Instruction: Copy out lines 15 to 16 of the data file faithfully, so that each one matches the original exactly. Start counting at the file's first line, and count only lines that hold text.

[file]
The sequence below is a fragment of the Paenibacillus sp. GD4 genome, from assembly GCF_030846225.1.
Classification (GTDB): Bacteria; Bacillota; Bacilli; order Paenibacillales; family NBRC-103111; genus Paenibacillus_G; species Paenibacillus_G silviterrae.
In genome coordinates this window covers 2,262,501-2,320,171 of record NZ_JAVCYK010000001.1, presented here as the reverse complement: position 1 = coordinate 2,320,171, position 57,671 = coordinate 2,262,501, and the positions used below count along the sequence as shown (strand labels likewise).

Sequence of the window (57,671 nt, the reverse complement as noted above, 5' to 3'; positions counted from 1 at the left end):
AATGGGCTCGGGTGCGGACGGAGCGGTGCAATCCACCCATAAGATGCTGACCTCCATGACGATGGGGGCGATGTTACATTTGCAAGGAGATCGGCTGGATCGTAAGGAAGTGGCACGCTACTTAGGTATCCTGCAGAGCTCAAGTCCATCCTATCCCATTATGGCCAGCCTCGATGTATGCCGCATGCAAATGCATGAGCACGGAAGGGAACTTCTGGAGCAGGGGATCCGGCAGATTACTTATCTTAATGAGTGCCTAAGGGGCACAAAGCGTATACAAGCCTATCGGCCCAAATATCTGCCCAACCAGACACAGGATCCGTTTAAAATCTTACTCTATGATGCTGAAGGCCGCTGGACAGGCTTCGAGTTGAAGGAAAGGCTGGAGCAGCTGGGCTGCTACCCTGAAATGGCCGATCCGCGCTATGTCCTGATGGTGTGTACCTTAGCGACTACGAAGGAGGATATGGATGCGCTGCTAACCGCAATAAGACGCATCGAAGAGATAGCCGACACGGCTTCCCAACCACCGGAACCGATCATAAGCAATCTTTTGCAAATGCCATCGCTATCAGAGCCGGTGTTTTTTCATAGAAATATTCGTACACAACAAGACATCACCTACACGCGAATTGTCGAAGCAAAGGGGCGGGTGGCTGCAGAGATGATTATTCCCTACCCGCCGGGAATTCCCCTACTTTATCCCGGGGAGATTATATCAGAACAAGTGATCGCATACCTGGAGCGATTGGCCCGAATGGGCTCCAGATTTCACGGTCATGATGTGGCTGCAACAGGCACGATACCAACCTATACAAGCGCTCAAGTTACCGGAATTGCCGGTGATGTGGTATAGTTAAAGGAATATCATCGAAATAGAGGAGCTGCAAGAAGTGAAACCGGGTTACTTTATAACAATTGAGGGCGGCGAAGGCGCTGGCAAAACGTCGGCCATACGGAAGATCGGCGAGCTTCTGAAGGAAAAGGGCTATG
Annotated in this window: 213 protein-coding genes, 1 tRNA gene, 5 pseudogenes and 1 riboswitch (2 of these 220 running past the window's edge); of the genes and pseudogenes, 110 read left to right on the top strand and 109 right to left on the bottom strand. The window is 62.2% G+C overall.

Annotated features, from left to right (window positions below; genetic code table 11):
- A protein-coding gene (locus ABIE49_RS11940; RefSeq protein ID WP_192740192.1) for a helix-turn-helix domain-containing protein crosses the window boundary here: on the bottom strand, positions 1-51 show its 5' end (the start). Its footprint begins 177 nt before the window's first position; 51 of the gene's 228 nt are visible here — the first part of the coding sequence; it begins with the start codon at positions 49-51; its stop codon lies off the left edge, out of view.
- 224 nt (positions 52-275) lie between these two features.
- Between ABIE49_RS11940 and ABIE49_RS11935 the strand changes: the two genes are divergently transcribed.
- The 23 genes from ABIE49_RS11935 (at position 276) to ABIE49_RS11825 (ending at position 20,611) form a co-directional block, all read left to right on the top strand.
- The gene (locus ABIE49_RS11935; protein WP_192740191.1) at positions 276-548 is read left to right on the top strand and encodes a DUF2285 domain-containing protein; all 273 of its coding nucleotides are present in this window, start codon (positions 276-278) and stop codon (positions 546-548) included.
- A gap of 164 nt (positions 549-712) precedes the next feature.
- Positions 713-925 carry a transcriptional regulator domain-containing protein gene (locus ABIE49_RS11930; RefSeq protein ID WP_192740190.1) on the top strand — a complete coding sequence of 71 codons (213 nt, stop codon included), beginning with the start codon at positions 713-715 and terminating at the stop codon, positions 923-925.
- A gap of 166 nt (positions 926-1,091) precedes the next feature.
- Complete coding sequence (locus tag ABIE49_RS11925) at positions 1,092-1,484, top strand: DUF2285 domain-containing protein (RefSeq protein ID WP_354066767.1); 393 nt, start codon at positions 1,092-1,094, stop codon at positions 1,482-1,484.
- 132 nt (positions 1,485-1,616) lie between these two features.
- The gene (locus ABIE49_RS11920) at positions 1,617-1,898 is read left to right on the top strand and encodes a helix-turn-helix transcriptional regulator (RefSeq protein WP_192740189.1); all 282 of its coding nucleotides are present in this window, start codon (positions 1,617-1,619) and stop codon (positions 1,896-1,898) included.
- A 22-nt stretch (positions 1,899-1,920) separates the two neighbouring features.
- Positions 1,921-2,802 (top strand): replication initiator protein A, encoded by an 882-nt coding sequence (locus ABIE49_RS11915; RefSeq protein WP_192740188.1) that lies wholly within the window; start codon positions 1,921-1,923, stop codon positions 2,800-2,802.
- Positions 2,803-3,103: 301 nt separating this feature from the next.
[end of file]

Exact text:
- A gap of 166 nt (positions 926-1,091) precedes the next feature.
- Complete coding sequence (locus tag ABIE49_RS11925) at positions 1,092-1,484, top strand: DUF2285 domain-containing protein (RefSeq protein ID WP_354066767.1); 393 nt, start codon at positions 1,092-1,094, stop codon at positions 1,482-1,484.